The many thousands of Tajik migrant workers who were put out of work in Russia, and the thousands of others who could not enter the Russian Federation’s territory due to pandemic restrictions, have caused serious damage to Tajikistan’s economic performance. Tajikistan has enjoyed remittances from migrants for more than two decades. Money orders are one of the most crucial indicators of Tajikistan’s economic performance. In late 2019, the share of migrant transfers from Russia alone was counted “to be over 30 percent of Tajikistan’s GDP, and in absolute terms it is about $2.5 billion.” In recent years, 2013-2018, official data affirms that Tajik labor migrants transferred more than $15 billion to their homeland through official means, that is, through banks, which is several times more than the volume of direct investments attracted during the same period. More than that, youth and middle-aged people in Tajikistan believe that the only way to earn money, feed their family, and prosper in life is to work in Russia. People see how their relatives, neighbors, and acquaintances are able to make sufficient income abroad, buy or build their own homes, purchase cars, and other essentials and thus view working in Russia as a viable economic path forward. Remittances are viewed as a lifeline for poor Tajik families. 

Tajikistan is economically dependent on Russia and any economic crisis in Russia continues to mean a crisis for Tajikistan, too. According to the World Bank, the value of remittances for Tajikistan in 2013 was the equivalent of almost half of the country’s GDP. The volume of migrants’ money transfers accounted for 42.2 percent of Tajikistan’s GDP, which was the largest proportion of all Central Asian states at the time. However, reflecting the slowdown and stagnation of the Russian economy in 2014, remittances to Tajikistan decreased by a cumulative 65.1 percent. This economic crisis sent thousands of Tajik nationals back to their home country as remittances plummeted and it had a negative effect on Tajikistan’s economy.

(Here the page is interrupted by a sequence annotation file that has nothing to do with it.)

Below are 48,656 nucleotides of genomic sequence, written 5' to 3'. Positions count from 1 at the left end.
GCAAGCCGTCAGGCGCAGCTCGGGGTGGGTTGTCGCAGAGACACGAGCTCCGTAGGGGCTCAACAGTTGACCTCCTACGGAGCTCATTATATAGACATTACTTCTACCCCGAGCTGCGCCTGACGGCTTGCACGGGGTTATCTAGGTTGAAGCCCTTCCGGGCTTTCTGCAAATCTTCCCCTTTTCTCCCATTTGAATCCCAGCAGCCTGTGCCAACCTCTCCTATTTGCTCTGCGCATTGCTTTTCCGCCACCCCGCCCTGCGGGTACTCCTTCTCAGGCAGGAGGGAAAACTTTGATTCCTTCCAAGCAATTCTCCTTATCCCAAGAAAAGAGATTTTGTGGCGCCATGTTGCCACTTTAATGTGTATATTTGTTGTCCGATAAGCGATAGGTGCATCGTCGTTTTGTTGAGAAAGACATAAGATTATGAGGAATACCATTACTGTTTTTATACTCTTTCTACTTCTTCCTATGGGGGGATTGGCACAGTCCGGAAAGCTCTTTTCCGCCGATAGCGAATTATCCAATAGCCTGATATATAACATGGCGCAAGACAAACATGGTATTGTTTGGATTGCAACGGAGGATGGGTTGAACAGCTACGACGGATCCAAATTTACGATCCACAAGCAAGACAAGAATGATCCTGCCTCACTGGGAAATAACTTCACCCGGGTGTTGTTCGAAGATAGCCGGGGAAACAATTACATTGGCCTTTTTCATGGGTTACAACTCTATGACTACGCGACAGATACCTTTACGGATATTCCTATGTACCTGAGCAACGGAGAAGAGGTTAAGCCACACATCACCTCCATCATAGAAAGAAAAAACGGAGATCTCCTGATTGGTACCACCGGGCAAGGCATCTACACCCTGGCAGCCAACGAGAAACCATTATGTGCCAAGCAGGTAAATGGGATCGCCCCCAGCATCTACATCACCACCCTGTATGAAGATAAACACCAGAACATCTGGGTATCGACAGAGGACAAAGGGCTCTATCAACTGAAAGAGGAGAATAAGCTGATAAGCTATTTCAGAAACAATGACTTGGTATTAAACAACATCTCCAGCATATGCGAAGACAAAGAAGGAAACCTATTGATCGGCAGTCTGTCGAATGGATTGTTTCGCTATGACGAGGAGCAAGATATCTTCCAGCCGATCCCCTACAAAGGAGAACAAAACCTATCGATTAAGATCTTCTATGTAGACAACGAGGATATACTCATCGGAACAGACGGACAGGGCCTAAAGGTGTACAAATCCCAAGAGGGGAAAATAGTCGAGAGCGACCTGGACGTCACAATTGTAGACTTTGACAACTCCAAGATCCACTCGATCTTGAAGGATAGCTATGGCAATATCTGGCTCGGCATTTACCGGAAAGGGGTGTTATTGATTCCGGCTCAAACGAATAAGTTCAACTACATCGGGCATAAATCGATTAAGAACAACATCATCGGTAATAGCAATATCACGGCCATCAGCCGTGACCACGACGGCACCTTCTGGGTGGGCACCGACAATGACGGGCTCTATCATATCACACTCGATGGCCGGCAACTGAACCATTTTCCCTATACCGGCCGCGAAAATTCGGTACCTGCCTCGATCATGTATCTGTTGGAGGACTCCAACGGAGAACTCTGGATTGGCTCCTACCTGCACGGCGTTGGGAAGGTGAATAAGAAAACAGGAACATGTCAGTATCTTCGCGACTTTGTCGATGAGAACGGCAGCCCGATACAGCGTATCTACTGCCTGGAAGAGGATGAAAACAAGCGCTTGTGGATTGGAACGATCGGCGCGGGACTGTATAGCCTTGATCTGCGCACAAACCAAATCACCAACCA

Meanwhile, Russian authorities implemented tougher restrictions on Tajik labor migrants, as the number of migrants from Tajikistan entering Russia had been increasing every year. According to Igor Rubinov, “in 2015, in order to receive a patent to work in Russia, migrants had to demonstrate competency in an exam of Russian language, history, culture and civic education.” That same year, migrants from Tajikistan were required to enter Russia only with newly issued biometric passports, forcing them to apply for new international passports.